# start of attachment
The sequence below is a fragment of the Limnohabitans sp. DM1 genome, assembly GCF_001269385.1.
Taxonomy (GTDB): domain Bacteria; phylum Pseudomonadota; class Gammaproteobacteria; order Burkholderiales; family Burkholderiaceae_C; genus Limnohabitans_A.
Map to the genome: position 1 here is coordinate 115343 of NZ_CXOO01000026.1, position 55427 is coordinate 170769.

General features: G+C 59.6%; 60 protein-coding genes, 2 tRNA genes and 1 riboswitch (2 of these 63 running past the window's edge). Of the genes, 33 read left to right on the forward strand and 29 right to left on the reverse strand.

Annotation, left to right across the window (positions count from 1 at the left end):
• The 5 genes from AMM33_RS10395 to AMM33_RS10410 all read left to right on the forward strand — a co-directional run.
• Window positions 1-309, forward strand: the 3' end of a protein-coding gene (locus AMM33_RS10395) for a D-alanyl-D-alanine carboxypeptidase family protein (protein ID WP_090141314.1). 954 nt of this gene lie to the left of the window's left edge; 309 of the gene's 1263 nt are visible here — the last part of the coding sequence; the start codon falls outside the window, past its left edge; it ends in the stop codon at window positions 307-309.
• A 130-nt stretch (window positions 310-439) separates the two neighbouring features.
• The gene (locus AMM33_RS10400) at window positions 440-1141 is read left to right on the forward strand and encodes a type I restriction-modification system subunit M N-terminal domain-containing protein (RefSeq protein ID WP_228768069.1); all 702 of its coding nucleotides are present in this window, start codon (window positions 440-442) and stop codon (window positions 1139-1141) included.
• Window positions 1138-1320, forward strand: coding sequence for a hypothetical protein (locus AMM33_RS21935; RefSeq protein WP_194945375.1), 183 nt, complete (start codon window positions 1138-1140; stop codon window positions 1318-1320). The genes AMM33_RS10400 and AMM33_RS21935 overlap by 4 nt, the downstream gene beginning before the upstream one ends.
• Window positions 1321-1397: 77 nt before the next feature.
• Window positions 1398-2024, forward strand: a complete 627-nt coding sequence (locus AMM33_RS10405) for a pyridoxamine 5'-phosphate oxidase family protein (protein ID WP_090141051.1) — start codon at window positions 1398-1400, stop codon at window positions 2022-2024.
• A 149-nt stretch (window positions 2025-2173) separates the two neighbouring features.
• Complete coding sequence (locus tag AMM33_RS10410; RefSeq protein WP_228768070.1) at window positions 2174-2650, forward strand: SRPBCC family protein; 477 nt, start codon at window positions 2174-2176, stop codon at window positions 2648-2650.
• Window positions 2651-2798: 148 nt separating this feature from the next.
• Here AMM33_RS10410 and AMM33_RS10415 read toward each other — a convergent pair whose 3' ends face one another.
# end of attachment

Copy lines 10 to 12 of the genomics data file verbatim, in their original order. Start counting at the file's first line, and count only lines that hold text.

• Window positions 1138-1320, forward strand: coding sequence for a hypothetical protein (locus AMM33_RS21935; RefSeq protein WP_194945375.1), 183 nt, complete (start codon window positions 1138-1140; stop codon window positions 1318-1320). The genes AMM33_RS10400 and AMM33_RS21935 overlap by 4 nt, the downstream gene beginning before the upstream one ends.
• Window positions 1321-1397: 77 nt before the next feature.
• Window positions 1398-2024, forward strand: a complete 627-nt coding sequence (locus AMM33_RS10405) for a pyridoxamine 5'-phosphate oxidase family protein (protein ID WP_090141051.1) — start codon at window positions 1398-1400, stop codon at window positions 2022-2024.